1. Have an Interesting Snippet to Share : Click Here
    Dismiss Notice
  2. Would you like to join the IL team? See open jobs!
    Dismiss Notice
  3. What can you teach someone online? Tell us here!
    Dismiss Notice
  4. If someone taught you via skype, what would you want to learn? Tell us here!
    Dismiss Notice

81 Year Old Groom, A Window Cleaner And.... Varalotti In the US 9

Discussion in 'Saturdays with Varalotti' started by varalotti, Oct 6, 2007.

  1. varalotti

    varalotti IL Hall of Fame

    Messages:
    9,047
    Likes Received:
    1,236
    Trophy Points:
    340
    Gender:
    Male
    This post is my tribute to three amazing Americans whom I met, read about and came to know, this Thursday.

    I had been to a brotherhood meeting this Thursday in Downtown Seattle. All of us were formally dressed in full black suits. The meeting had a peculiar arrangement. It started with a light dinner at <st1:time minute="30" hour="18">6:30 PM</st1:time>.

    The actual meeting started at <st1:time minute="30" hour="19">7:30</st1:time>. When it was over around a <st1:time minute="45" hour="8">quarter to nine</st1:time>, we moved over to an adjoining room for a rich dessert of cakes and ice-creams. (Oh, my God! I got to watch my weight! It is going up faster than the Indian stock index)

    I took a spoonful of icecream and as my hand was nearing my mouth, my mind restlessly expecting the heavanly moment of the ice-cream hitting my taste buds, I heard a voice from behind. “Hey, Sridddhaa…” (well, that was the best pronunciation I had for my name from Americans. You cant even begin to imagine the result of other attempts. Poor me!)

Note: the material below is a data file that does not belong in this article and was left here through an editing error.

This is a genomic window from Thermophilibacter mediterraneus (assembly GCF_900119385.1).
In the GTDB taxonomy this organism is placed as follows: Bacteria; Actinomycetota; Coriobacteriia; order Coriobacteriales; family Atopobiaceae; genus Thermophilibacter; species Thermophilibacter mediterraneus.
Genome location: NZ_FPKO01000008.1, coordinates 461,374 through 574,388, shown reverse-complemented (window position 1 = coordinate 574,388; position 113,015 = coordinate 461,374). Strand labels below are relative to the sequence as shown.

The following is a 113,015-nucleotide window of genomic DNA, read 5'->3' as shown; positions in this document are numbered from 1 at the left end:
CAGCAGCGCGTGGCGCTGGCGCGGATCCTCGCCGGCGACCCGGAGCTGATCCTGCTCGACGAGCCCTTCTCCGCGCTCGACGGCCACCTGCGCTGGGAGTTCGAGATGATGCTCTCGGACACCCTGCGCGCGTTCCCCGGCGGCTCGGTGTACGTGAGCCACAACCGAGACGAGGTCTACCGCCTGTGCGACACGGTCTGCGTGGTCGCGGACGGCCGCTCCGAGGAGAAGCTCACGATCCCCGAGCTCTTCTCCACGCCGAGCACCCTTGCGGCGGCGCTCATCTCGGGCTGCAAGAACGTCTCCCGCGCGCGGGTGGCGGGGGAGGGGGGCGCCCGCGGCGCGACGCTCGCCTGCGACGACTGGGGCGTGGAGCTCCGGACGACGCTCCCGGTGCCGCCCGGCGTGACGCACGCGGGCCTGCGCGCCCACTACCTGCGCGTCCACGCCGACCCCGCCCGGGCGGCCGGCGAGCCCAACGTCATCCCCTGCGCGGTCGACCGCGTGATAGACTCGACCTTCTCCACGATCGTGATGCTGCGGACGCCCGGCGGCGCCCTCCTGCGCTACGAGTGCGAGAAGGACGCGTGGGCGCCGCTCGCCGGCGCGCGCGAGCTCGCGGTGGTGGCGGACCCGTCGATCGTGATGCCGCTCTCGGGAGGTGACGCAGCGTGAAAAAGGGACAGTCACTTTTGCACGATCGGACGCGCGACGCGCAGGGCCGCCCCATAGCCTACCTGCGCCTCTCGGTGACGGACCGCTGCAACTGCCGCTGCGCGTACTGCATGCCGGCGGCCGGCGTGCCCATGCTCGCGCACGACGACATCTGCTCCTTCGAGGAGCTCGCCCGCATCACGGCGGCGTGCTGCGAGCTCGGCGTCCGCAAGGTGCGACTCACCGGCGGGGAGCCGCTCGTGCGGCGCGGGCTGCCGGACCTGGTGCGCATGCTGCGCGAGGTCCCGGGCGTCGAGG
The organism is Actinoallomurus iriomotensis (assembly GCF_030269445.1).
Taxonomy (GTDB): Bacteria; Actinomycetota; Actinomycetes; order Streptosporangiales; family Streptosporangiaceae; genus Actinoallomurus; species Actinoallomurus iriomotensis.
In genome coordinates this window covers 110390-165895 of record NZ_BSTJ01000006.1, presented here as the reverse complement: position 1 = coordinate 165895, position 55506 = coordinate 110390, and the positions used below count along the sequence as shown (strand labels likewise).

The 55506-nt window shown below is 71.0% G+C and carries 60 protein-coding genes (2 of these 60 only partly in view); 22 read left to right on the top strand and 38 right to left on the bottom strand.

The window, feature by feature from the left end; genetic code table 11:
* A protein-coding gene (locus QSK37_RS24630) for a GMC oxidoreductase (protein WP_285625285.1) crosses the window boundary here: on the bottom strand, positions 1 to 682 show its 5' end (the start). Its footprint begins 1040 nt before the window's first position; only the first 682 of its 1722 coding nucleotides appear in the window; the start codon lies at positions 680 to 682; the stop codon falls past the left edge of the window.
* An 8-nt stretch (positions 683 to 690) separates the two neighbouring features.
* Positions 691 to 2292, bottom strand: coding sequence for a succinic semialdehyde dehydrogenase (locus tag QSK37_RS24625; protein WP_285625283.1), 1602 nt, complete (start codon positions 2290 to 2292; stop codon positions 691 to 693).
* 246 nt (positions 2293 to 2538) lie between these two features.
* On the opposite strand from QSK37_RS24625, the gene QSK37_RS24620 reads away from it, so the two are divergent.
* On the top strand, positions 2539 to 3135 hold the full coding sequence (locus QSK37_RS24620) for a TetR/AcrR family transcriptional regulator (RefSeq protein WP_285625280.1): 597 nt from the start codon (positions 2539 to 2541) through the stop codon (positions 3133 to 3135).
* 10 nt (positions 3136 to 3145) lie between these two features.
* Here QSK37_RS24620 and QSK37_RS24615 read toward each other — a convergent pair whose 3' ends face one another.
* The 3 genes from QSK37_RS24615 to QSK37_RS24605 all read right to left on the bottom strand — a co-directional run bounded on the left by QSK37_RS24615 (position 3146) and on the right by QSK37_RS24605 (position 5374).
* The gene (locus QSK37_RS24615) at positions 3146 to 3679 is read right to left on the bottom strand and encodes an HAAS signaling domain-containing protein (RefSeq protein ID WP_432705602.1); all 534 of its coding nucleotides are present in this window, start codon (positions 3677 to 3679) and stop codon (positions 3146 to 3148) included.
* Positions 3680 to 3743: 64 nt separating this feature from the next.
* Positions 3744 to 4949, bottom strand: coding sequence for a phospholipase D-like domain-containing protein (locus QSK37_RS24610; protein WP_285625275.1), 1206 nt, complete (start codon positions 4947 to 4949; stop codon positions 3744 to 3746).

A gentleman probably in his late sixties wanted to chit-chat with me. After a minute or two of idle talk, he became serious and asked me in the tone of a journalist, “How come you have so many Gods in <st1:country-region><st1:place>India</st1:place></st1:country-region>?”

    I had vowed not to discuss religion within the Masonic community.But he persisted. I showed him the ice cream and asked him about the tastes and flavours available. He thought I was trying to change the subject. But I wasn’t. “Oh we have thousands, here in <st1:country-region><st1:place>America</st1:place></st1:country-region>.”

    “But with all the thousands, don’t we know that the basic cream is the same? While some love the strawberry one, others love the vanilla and people like me go for the chocolate, some have it with nuts, some with sauce, some on a bar, some on a cone, many on cups, a few on plates…”

    “Forget the ice-cream, this many Gods..”

    “That’s where I am coming to. In all these thousand ways of eating ice-cream, the basic cream is the same. People want it in different forms and flavours. And so is the case with our Gods. The basic truth is the same. But our religion delivers Him in many forms.”

    From the kind of look I got from him I was not sure whether he understood what I said or hated my metaphor. Now it was his turn to switch the topic. The lesson I learnt from him came only after that.
    He told me that he was a blue collar worker – you know the one who gets his hands dirty at his job. He was actually a window-cleaner. A specialist in cleaning windows of tall buildings. He was 72 years old but looked pretty strong.

    I asked him with a little hesitation whether he found it difficult to carry on with his job at this age.